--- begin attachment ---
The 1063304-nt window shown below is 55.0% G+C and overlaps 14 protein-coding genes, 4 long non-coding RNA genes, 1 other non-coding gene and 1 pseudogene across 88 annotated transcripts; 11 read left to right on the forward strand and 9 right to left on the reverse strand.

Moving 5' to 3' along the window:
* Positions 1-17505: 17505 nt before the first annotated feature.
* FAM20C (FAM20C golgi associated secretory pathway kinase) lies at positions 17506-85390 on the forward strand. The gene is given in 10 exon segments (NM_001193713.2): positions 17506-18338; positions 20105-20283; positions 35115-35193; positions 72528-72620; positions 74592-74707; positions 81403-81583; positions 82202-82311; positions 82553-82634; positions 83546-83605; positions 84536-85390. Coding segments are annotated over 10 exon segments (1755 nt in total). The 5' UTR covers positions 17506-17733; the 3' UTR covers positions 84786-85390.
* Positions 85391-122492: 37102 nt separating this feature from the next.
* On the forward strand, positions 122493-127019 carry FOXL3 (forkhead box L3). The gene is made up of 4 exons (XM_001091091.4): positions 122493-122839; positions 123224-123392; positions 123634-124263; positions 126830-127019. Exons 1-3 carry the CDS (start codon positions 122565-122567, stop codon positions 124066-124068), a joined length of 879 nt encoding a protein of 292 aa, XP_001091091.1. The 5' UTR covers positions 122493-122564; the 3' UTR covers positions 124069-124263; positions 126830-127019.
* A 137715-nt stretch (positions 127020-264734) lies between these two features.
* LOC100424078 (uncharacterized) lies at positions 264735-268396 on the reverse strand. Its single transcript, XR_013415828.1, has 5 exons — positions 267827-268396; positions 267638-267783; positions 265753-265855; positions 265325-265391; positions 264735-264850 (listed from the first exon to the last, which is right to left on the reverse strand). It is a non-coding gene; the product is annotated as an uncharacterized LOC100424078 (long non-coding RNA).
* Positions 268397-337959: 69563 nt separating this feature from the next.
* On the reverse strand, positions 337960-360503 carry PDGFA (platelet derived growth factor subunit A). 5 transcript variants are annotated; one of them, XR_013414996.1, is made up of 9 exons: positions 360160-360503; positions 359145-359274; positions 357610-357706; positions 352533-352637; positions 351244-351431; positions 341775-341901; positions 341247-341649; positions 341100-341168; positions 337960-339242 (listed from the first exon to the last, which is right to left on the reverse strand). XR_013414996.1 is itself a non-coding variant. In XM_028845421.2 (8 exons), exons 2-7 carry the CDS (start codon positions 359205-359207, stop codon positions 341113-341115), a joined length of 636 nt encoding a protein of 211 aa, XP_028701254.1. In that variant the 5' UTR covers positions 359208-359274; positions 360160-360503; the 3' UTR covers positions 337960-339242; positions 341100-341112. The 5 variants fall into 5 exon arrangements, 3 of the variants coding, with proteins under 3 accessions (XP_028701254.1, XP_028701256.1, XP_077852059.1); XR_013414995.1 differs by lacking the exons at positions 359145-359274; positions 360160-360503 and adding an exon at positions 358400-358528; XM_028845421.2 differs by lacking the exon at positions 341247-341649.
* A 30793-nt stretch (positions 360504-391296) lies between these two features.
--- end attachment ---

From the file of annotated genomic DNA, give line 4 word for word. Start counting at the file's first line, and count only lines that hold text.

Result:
* FAM20C (FAM20C golgi associated secretory pathway kinase) lies at positions 17506-85390 on the forward strand. The gene is given in 10 exon segments (NM_001193713.2): positions 17506-18338; positions 20105-20283; positions 35115-35193; positions 72528-72620; positions 74592-74707; positions 81403-81583; positions 82202-82311; positions 82553-82634; positions 83546-83605; positions 84536-85390. Coding segments are annotated over 10 exon segments (1755 nt in total). The 5' UTR covers positions 17506-17733; the 3' UTR covers positions 84786-85390.